A restructure in the wake of Covid-19 has put Jim O'Malley back at the helm of Dunedin chocolate-maker Ocho.

Before the outbreak, Ocho was predicting its first profitable year but the effect of the pandemic had been "quite extreme", O'Malley said.

Its tours and factory shop are on hold and a large chunk of its retailers — many with a strong connection to the decimated tourism industry — are also on hold.

Pepper and Spice chocolate by Ocho.
Pepper and Spice chocolate by Ocho.

Within its remaining active wholesalers, there was a shift in purchasing habits towards "essentials" and lower-priced products.


Ocho was now forecasting sales for the upcoming year of $570,000 and a projected loss of $223,000, compared to a pre-Covid forecast of just under $1 million in sales.

That had forced a restructure, which included the disestablishment of the general manager's position, which had been held by Dale Clements since October last year.

A four-day week had been implemented for the remaining eight fulltime and three part-time workers, and O'Malley had stepped in as acting managing director.

The Government's wage subsidy had been "absolutely essential" to keep those jobs and, between that, the short-term business loan and the four-day week, he believed Ocho would "squeak through".

Staff had been very understanding as they realised the only motivation behind it was ensuring the company's survival. The four-day week would be reviewed monthly, based on sales, he said.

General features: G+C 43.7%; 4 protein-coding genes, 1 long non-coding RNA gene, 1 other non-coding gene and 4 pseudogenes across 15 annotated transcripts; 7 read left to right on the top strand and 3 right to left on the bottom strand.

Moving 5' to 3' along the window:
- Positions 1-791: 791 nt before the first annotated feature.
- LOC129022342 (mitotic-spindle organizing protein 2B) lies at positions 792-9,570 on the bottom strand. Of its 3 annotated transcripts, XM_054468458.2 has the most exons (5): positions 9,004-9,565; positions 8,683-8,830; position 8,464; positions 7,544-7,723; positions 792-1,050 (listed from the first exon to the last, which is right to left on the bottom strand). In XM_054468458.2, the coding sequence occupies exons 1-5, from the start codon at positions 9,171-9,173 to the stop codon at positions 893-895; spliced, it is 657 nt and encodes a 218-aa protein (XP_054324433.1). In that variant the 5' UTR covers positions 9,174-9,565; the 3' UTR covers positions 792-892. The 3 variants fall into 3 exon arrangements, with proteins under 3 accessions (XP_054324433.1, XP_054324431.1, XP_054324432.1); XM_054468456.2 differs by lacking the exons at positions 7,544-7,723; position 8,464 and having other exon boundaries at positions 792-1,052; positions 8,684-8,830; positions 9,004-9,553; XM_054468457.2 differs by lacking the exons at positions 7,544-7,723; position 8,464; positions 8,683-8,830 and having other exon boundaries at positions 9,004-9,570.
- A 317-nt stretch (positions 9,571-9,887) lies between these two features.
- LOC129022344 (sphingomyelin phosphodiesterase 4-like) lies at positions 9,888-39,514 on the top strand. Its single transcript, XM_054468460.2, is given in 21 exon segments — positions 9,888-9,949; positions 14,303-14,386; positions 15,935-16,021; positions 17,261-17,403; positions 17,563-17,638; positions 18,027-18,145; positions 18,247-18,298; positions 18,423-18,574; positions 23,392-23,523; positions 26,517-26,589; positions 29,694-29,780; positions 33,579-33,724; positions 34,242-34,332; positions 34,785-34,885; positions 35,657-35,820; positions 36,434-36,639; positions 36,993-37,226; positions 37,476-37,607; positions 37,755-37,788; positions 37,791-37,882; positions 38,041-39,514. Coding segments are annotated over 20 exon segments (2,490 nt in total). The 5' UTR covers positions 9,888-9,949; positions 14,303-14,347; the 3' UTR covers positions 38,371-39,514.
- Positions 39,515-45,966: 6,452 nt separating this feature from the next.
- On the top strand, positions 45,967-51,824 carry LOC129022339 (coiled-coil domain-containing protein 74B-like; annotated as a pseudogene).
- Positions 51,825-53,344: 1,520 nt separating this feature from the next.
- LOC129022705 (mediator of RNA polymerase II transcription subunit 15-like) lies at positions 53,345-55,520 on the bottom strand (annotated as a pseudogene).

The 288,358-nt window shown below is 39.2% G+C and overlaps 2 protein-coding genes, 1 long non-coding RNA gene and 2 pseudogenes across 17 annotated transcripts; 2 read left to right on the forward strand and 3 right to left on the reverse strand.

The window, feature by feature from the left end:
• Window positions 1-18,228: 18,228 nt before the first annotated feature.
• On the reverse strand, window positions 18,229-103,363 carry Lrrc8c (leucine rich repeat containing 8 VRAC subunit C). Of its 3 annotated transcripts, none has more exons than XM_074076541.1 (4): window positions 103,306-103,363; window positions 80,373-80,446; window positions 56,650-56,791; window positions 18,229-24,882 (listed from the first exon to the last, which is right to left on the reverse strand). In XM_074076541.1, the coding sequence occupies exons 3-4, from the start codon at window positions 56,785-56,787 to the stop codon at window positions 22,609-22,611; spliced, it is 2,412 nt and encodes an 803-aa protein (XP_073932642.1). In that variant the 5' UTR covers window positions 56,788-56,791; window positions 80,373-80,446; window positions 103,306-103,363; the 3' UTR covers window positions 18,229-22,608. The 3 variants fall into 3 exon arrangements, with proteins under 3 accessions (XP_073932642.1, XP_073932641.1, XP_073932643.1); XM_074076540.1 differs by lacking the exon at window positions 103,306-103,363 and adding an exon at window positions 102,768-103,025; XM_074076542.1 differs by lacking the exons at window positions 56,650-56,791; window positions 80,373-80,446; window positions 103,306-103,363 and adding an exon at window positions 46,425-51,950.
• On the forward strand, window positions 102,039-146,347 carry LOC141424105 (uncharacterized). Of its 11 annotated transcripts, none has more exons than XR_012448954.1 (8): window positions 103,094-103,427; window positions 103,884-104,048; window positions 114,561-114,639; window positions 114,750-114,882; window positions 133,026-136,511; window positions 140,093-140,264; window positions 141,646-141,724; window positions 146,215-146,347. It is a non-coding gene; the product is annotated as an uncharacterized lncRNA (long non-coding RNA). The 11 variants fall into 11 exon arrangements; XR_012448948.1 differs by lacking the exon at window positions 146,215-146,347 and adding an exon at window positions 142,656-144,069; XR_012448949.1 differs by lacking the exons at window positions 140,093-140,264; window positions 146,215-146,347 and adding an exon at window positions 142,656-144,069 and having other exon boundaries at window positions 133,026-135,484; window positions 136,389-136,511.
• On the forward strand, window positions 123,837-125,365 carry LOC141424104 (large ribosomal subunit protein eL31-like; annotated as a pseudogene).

Almost 3500 investors snapped up shares in the company following its "Own the Factory" PledgeMe campaign in 2017.

The campaign — launched in the wake of news that Dunedin's Cadbury factory would close — raised $2 million in less than 48 hours.

The company underwent a major restructuring last year as it sought to return to profitability following higher-than-expected costs related to its expansion and relocation to its Roberts St factory, which opened in January that year.


O'Malley said he represented the owners of the company, and he suspected that owners of many companies were having to "come back in and perform roles" in the wake of the pandemic.

Ocho had not gone back to shareholders for additional money, preferring to try to operate its way through it.

On Thursday next week, a new chocolate shop and tasting room would open at the Ocho factory, offering a shorter tasting experience. The aim was to be "Dunedin-centric" initially and then look at the local tourism market.

An Ocho drinking chocolate would be launched into supermarkets in the next few weeks and the team had been "playing around" with different flavours and would be doing short runs of novel flavours.

A white chocolate would be on sale at the store when it opened. That was one of the new bars being worked on which, at first, would be available only at the store.